Karl Raimund Popper was born in Vienna in 1902. He studied at the University of Vienna, where he received his Ph.D. in 1928. He lectured in Canterbury, New Zealand, from 1937 to 1945 and in the London School of Economics (University of London) from 1946 to 1969. Sir Karl is a Fellow of the Royal Society and of the British Academy and a member of several national and international academies.
Reading level: Intermediate
I would guess that most people, when they take the time to consider how many worlds they live in, would answer “two”. These would be the physical and mental worlds. There is some sort of relationship between what is “out there” and how we sense it and then represent it on our minds. That relationship is complex and subjective. There is also some question about whether we exist in a duality, with mind and body being entirely separate, or in some sort of unified whole where mind and body are one. I suspect that research into brain science may give rise to some new forms of philosophy shortly, or at least some new questions and arguments.
One of the enduring philosophical questions is whether and how the mind can have causal effect on the “real world”. in his 1978 lecture on human values, Karl Popper delves into these questions and adds a new wrinkle. He suggests that we live in three worlds, rather than two.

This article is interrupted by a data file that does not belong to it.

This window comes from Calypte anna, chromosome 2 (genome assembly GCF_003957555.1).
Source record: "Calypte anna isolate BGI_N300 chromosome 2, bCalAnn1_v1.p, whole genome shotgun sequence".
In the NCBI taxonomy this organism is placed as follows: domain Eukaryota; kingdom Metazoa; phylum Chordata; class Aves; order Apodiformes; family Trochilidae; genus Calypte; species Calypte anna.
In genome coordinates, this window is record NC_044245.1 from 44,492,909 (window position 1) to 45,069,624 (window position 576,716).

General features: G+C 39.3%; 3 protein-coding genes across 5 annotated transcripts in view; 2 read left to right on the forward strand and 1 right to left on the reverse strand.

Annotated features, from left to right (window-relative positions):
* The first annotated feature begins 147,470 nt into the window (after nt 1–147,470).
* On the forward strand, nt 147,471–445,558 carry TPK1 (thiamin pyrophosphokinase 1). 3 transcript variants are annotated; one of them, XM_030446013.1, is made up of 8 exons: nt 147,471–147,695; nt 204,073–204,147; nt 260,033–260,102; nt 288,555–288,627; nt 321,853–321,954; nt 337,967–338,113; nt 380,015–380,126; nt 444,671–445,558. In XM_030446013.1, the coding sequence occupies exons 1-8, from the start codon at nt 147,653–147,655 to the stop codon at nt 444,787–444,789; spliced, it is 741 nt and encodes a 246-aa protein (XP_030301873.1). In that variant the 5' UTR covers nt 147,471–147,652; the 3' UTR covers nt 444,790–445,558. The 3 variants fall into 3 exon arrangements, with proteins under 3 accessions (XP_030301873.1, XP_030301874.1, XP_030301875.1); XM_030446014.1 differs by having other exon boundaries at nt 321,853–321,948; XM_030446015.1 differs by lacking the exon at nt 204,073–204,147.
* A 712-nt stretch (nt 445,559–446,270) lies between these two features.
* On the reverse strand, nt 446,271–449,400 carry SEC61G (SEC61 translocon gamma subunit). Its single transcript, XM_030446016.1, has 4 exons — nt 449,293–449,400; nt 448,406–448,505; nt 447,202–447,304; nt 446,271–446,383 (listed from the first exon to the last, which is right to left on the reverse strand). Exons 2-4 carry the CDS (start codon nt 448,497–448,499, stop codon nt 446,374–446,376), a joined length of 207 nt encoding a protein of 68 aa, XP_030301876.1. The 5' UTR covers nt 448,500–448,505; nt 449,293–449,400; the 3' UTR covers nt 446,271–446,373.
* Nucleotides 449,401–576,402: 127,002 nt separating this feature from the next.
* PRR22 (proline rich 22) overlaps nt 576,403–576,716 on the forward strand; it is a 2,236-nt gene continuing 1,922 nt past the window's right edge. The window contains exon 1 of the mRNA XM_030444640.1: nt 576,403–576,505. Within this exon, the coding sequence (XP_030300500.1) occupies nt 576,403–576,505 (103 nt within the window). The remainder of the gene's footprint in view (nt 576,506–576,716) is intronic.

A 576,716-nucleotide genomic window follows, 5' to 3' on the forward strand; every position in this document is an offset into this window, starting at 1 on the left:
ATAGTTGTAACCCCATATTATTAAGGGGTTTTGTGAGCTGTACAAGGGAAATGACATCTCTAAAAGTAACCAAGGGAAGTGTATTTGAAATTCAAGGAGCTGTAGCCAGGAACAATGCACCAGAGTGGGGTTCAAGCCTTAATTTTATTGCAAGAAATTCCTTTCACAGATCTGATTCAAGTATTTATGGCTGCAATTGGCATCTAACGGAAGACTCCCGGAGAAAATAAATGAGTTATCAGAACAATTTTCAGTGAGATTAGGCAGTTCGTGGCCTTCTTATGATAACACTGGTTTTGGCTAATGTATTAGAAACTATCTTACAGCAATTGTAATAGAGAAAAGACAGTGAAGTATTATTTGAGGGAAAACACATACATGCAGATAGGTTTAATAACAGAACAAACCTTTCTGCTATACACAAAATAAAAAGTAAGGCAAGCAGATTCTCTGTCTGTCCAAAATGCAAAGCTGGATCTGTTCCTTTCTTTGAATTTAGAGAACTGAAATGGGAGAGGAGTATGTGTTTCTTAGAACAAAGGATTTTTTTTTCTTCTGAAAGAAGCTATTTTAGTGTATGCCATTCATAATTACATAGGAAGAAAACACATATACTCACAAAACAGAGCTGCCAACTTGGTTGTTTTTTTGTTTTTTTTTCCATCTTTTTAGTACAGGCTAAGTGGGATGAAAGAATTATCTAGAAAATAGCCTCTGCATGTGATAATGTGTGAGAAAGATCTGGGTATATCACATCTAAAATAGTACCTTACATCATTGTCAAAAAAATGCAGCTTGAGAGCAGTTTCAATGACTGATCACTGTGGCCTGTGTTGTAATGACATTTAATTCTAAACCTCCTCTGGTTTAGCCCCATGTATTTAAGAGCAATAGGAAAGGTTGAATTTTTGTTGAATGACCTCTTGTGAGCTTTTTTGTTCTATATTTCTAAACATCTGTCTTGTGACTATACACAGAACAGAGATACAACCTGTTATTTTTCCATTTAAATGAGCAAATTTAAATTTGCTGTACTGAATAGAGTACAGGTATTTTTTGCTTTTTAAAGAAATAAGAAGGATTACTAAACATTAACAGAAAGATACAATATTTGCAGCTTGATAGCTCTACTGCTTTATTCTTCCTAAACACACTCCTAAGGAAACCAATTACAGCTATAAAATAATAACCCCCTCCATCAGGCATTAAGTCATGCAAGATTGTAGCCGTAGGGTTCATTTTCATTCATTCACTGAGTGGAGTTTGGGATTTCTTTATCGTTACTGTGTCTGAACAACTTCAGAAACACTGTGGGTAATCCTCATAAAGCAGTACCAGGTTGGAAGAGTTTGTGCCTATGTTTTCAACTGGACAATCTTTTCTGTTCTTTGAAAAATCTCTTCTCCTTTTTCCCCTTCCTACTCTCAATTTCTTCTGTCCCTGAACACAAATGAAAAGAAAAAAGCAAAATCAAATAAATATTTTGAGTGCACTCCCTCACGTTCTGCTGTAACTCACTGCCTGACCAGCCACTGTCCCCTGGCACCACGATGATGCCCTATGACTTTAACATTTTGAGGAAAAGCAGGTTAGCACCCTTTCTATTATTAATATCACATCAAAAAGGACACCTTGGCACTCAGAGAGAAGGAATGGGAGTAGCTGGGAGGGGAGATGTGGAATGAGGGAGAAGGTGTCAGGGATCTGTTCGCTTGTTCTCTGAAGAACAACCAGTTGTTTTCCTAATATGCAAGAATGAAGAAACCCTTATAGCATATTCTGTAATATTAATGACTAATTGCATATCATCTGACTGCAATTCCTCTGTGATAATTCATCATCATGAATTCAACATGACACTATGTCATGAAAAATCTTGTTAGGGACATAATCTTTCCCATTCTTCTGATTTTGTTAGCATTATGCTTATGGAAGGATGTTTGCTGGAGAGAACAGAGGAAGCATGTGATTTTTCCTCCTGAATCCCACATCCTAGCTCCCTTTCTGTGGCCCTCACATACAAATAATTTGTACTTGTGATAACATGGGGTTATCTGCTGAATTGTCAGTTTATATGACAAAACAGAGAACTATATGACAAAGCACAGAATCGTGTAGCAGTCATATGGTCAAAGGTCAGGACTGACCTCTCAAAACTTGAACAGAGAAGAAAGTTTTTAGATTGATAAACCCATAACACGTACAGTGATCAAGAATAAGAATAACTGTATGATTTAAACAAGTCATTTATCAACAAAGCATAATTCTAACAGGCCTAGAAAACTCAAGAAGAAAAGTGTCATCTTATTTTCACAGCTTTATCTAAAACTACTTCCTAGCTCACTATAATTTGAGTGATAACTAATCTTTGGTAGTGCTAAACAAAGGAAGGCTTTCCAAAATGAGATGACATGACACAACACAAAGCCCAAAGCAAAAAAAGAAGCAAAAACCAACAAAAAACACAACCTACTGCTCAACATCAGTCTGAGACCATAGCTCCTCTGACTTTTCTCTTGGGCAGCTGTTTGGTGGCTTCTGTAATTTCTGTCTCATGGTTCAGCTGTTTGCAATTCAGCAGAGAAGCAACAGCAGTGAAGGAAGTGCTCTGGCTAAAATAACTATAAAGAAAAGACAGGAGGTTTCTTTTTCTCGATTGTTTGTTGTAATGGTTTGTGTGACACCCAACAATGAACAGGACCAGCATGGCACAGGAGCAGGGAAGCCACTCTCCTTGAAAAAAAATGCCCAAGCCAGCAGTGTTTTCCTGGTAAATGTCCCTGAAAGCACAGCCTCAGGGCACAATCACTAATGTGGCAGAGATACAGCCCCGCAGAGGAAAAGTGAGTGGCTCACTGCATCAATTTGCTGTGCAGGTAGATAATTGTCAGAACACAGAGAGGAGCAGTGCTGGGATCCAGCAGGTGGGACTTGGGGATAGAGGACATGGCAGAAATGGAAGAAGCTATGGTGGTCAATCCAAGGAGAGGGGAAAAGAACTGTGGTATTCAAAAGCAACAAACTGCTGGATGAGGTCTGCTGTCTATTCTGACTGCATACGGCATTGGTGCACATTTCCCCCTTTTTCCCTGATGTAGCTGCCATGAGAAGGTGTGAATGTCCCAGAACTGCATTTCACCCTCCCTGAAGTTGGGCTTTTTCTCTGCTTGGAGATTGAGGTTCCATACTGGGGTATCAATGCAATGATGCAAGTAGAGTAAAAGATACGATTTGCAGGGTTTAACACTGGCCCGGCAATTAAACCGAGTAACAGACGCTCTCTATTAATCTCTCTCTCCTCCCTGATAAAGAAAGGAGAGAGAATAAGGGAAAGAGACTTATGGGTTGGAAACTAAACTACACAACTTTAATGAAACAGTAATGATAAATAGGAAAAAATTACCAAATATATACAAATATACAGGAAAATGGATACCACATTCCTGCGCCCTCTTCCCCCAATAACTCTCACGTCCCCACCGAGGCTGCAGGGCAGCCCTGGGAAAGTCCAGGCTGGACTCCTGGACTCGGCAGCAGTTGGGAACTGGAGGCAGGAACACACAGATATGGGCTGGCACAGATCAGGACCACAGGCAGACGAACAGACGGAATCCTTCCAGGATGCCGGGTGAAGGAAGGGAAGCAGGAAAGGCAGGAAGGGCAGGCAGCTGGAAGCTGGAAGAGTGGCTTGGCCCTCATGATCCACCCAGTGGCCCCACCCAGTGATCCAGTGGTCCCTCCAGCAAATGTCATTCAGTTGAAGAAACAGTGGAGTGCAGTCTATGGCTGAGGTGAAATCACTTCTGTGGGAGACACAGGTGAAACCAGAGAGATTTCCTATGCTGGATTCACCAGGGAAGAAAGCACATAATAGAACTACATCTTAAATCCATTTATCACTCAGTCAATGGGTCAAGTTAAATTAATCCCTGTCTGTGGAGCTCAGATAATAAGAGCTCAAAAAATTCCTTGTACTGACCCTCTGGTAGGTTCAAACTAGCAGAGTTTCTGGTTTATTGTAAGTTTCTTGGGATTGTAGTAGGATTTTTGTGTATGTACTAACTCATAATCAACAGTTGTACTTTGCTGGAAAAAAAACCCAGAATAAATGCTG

Popper’s three worlds are as follows:
- The physical world, perhaps subdivided into non-living and living, e.g. rocks and trees.
- The mental or psychological world, comprised of individual human experiences.
- The world of products of the human mind, such as language, stories, art and institutions.
These three worlds correspond to the notion of objective (1), subjective (2) and inter-subjective (3).
Okay, so this is not too big a stretch, until you ask the question about which of these three worlds is real? Popper argues that since both of the mental worlds (human minds and their products) can have causal effects on physical things, both are real. He differentiates between subjective and objective knowledge.
Knowledge in the subjective sense consists of concrete mental dispositions especially of expectations; it consists of concrete world 2 thought processes, with their correlated world 1 brain processes. It may be described as our subjective world of expectations. Knowledge in the objective sense consists not of thought processes but of thought contents. It is the objective thought content of a conjecture or theory on which the scientist’s subjective thought processes work. Thought contents are, we may conjecture, products of human language; and human languages, in their turn, are the most important and basic of world 3 objects. If I am right that the physical world has been changed by the world 3 products of the human mind, acting through the intervention of the human mind then this means that the worlds 1, 2, and 3, can interact and, therefore, that none of them is causally closed.
So, the next time you drive to the airport and get on a plane, consider this. Roads, cars, airports and airplanes all have physical form and are real. But the meaning and use of roads, cars, airports and airplanes (world 1) arises from (and is caused by) thought contents in world 3, which were themselves generated, understood and agreed to by thought processes in world 2.
Popper’s Three Worlds lecture is available here.